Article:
Samantha Donley has come to rely on the $300-a-month tax credit payment the federal government has been sending her family this year.

The checks help pay for things like child care for her 14-month son and gas for when she travels to Portland from Wilton three days a week to attend the University of Southern Maine.

While she has been in school, her family has lived on her husband’s income and the leftover grant funding for her education. The expanded child tax credit is one of the reasons she decided to go back to school in the first place.

“It has definitely helped us,” Donley said. “We’ve started planning it into our budget. Without it, it’s going to make everything tighter in our household.”

Those payments may be history for Donley and thousands of other Maine residents. Congress expanded the tax credit and distributed it in monthly payments as part of this year’s American Rescue Plan Act. And under that law, the expanded credit expires this month and the last monthly check was sent to families on Dec. 15.

President Biden’s Build Back Better bill includes an extension that would keep the checks flowing. But Congress failed to pass that measure before the holidays, and its prospects are uncertain.


There are roughly 200,000 children under the age of 18 in Maine whose families have benefited from the expanded credit, which was promoted by the Biden administration as a way to keep families from poverty as the pandemic has upended so many lives.

The Center on Poverty & Social Policy at Columbia University reported that the child tax credit reached 61.1 million children, lifting about 3.6 million kids out of poverty. A U.S. Census Bureau report found that most families were using the payments for necessities like food, rent and utilities.

While Biden’s Build Back Better bill would extend the tax credit, the $2.2 trillion spending package was dealt a major blow when West Virginia Sen. Joe Manchin announced last week that he could not support it. With all 50 Republicans opposed, Democrats can’t afford to lose even one vote in the evenly divided U.S. Senate.

In fact, the inclusion of the expanded child tax credit has been a key sticking point for Manchin. During private negotiations with the White House last week, Manchin said he would support a bill if the child tax credit was stripped, the Washington Post reported.

The White House has been firm in its belief that the child tax credit is paramount.

“Maybe Senator Manchin can explain to the millions of children who have been lifted out of poverty, in part due to the Child Tax Credit, why he wants to end a program that is helping achieve this milestone,” press secretary Jen Psaki said in a statement Sunday.


Maine’s senators are divided on the Build Back Better bill, with independent Sen. Angus King pledging support and Republican Sen. Susan Collins opposed.

Collins has, however, said she’s open to overhauling the child tax credit program, something her Republican colleague, Mitt Romney, floated this week as a way to continue some form of monthly payouts. It’s not clear what kind of support that might have.

Donley said she’s not convinced many senators are thinking about people like her when they debate programs like the expanded child tax credit.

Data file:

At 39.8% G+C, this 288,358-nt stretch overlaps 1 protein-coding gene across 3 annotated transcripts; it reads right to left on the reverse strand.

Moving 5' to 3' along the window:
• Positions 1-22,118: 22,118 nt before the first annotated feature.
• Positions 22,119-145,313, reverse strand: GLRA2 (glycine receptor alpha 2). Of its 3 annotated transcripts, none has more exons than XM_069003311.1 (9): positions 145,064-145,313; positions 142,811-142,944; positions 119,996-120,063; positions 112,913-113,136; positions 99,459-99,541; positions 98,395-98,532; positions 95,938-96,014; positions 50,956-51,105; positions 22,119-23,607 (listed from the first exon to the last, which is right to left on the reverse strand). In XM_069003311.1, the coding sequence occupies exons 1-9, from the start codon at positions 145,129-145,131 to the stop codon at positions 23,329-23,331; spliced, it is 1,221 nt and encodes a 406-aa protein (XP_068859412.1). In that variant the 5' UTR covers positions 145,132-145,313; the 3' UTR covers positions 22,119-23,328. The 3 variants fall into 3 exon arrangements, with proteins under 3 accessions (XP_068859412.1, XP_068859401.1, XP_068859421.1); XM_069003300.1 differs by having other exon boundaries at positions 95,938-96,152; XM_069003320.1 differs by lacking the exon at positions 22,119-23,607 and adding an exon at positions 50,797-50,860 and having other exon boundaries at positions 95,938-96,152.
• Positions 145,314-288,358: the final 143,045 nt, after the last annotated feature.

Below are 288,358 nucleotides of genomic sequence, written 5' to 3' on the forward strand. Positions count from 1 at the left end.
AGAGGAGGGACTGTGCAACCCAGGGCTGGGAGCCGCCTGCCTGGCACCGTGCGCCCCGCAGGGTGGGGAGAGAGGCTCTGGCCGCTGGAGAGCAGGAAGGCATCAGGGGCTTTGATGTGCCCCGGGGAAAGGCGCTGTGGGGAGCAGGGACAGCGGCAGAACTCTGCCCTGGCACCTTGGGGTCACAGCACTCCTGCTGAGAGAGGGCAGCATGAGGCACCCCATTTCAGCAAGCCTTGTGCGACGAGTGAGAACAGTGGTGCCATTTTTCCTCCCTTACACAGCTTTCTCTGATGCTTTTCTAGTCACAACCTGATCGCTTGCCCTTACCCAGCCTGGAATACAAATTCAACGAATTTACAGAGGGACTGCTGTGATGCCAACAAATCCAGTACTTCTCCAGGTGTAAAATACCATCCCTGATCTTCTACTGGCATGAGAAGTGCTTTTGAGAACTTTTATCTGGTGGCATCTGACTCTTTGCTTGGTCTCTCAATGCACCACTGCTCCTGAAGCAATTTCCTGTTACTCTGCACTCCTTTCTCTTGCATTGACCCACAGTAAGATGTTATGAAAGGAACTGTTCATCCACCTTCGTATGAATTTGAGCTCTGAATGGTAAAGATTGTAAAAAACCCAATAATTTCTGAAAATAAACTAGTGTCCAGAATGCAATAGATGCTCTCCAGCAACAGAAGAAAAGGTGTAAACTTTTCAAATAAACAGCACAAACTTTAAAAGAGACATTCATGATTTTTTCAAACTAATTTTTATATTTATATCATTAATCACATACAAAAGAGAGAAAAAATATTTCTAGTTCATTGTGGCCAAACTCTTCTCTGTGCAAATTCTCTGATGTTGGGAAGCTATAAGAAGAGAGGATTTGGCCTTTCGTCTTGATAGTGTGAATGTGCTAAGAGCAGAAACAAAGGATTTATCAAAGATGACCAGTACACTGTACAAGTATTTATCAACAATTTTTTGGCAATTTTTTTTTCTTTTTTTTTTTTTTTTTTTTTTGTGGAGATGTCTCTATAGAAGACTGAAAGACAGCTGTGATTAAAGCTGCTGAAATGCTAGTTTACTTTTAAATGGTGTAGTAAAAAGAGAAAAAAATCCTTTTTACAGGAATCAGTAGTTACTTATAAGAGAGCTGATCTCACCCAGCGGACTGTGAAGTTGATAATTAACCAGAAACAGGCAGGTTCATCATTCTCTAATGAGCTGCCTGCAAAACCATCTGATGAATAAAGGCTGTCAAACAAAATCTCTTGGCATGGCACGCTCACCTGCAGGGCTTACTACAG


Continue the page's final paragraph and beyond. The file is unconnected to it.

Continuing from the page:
Roxy Kai-Petrovich, who lives in Woodstock with her husband and 8-year-old daughter, said her family, too, has benefitted greatly from the monthly tax credit payment.

Roxy Kai-Petrovich, center, worries about the impact on her family if expanded child tax credit payments come to an end. She is shown here with her husband, Alex, and 8-year-old daughter, Nova. Photo courtesy of Roxy Kai-Petrovich

Prior to this year, households received a tax credit of up to $2,000 when they filed their annual taxes, paid as a lump sum. Under the current plan that expires this month, families who make less than $150,000 have received $300 per month for each child age 5 or younger, and up to $250 for children ages 6 to17. Over the course of a year, that’s as much as $1,600 more per child.

“Seeing that amount reduced will be pretty impactful for us,” said Kai-Petrovich. “It’s the difference between buying food and paying another bill some months. I think a lot of families with children could be put into places where they have to make these hard choices.”


Lindsey Clancy of Kennebunk wrote in a newspaper column this month that the monthly child tax credit payments have been paying largely for child care costs for her two daughters, ages 3 and 8.

Both she and her husband work, but their child care costs totaled $18,000 last year. When the pandemic hit Maine in 2020 and forced their daughters’ day care to close for two months, they had to decide whether to keep paying or risk losing their spots. They chose to keep paying, even though it meant stretching their budget in other ways.

“Our child tax credit payments, which started in July, have fully paid for our oldest child’s after-school care. They have also given us the peace of mind to know that we have money to pay any emergency child care costs, such as if our daughters’ day cares temporarily shut down,” Clancy wrote.

The fate of Biden’s Build Back Better bill will have many other repercussions beyond the tax credit. Among other provisions, it includes funding for universal prekindergarten for 10 years, an expansion of the Obamacare health insurance system, and hundreds of billions of dollars to combat climate change.

Biden said this week he is still confident that he and Manchin can reach a compromise on the bill, although it’s not clear how any deal would affect the tax credit provision. The White House also has suggested that if Build Back Better fails to pass in time to resume payments in January, it might double monthly payments in February.

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